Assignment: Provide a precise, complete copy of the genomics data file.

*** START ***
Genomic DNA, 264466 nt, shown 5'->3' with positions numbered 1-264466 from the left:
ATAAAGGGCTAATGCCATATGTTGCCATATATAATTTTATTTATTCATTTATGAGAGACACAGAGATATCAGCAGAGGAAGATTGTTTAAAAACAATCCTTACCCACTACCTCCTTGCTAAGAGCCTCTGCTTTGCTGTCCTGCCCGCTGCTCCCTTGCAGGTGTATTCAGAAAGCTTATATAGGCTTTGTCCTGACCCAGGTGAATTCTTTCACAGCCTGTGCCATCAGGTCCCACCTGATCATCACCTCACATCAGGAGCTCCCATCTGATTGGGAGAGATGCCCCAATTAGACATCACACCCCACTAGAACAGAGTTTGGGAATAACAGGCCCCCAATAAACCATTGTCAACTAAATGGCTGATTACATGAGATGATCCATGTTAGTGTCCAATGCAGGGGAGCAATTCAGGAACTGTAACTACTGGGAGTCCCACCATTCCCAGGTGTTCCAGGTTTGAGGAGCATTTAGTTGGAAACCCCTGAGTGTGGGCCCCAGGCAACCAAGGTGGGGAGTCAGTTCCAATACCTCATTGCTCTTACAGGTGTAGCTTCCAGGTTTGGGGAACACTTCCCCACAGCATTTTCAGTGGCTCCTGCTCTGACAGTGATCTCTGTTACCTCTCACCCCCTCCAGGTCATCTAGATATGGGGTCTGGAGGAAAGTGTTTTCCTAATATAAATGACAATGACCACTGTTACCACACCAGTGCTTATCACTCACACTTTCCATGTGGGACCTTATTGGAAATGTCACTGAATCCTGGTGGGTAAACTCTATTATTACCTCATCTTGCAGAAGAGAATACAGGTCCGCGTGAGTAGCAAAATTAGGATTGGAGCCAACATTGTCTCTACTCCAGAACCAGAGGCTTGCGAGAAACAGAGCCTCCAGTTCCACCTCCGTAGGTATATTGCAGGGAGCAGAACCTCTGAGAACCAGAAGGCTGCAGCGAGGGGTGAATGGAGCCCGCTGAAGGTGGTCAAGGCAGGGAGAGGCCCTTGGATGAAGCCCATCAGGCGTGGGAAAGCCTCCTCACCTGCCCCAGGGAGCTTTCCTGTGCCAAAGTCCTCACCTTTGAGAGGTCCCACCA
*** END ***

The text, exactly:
Genomic DNA, 264466 nt, shown 5'->3' with positions numbered 1-264466 from the left:
ATAAAGGGCTAATGCCATATGTTGCCATATATAATTTTATTTATTCATTTATGAGAGACACAGAGATATCAGCAGAGGAAGATTGTTTAAAAACAATCCTTACCCACTACCTCCTTGCTAAGAGCCTCTGCTTTGCTGTCCTGCCCGCTGCTCCCTTGCAGGTGTATTCAGAAAGCTTATATAGGCTTTGTCCTGACCCAGGTGAATTCTTTCACAGCCTGTGCCATCAGGTCCCACCTGATCATCACCTCACATCAGGAGCTCCCATCTGATTGGGAGAGATGCCCCAATTAGACATCACACCCCACTAGAACAGAGTTTGGGAATAACAGGCCCCCAATAAACCATTGTCAACTAAATGGCTGATTACATGAGATGATCCATGTTAGTGTCCAATGCAGGGGAGCAATTCAGGAACTGTAACTACTGGGAGTCCCACCATTCCCAGGTGTTCCAGGTTTGAGGAGCATTTAGTTGGAAACCCCTGAGTGTGGGCCCCAGGCAACCAAGGTGGGGAGTCAGTTCCAATACCTCATTGCTCTTACAGGTGTAGCTTCCAGGTTTGGGGAACACTTCCCCACAGCATTTTCAGTGGCTCCTGCTCTGACAGTGATCTCTGTTACCTCTCACCCCCTCCAGGTCATCTAGATATGGGGTCTGGAGGAAAGTGTTTTCCTAATATAAATGACAATGACCACTGTTACCACACCAGTGCTTATCACTCACACTTTCCATGTGGGACCTTATTGGAAATGTCACTGAATCCTGGTGGGTAAACTCTATTATTACCTCATCTTGCAGAAGAGAATACAGGTCCGCGTGAGTAGCAAAATTAGGATTGGAGCCAACATTGTCTCTACTCCAGAACCAGAGGCTTGCGAGAAACAGAGCCTCCAGTTCCACCTCCGTAGGTATATTGCAGGGAGCAGAACCTCTGAGAACCAGAAGGCTGCAGCGAGGGGTGAATGGAGCCCGCTGAAGGTGGTCAAGGCAGGGAGAGGCCCTTGGATGAAGCCCATCAGGCGTGGGAAAGCCTCCTCACCTGCCCCAGGGAGCTTTCCTGTGCCAAAGTCCTCACCTTTGAGAGGTCCCACCA